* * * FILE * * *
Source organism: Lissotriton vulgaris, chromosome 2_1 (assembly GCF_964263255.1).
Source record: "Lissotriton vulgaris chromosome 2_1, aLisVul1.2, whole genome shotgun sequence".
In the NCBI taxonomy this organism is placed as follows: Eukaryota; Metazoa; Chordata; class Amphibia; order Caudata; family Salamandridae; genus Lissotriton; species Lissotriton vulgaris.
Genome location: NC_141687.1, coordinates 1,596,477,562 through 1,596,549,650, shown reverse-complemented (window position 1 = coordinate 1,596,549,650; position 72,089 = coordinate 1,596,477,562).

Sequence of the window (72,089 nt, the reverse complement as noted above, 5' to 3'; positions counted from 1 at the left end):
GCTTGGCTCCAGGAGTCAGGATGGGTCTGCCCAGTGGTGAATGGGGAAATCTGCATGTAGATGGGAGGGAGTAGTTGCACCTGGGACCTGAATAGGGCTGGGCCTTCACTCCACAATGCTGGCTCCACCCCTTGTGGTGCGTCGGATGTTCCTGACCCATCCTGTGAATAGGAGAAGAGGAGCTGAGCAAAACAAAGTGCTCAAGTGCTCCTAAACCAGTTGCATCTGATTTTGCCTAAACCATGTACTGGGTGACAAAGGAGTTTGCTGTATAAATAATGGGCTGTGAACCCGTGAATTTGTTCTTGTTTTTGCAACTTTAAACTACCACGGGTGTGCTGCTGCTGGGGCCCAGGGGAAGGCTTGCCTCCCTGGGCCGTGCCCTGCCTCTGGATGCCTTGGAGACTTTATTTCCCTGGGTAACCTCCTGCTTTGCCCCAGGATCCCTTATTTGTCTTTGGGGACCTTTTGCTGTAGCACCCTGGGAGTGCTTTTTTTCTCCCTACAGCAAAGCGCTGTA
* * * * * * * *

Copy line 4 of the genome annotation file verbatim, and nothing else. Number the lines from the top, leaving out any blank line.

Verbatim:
Genome location: NC_141687.1, coordinates 1,596,477,562 through 1,596,549,650, shown reverse-complemented (window position 1 = coordinate 1,596,549,650; position 72,089 = coordinate 1,596,477,562).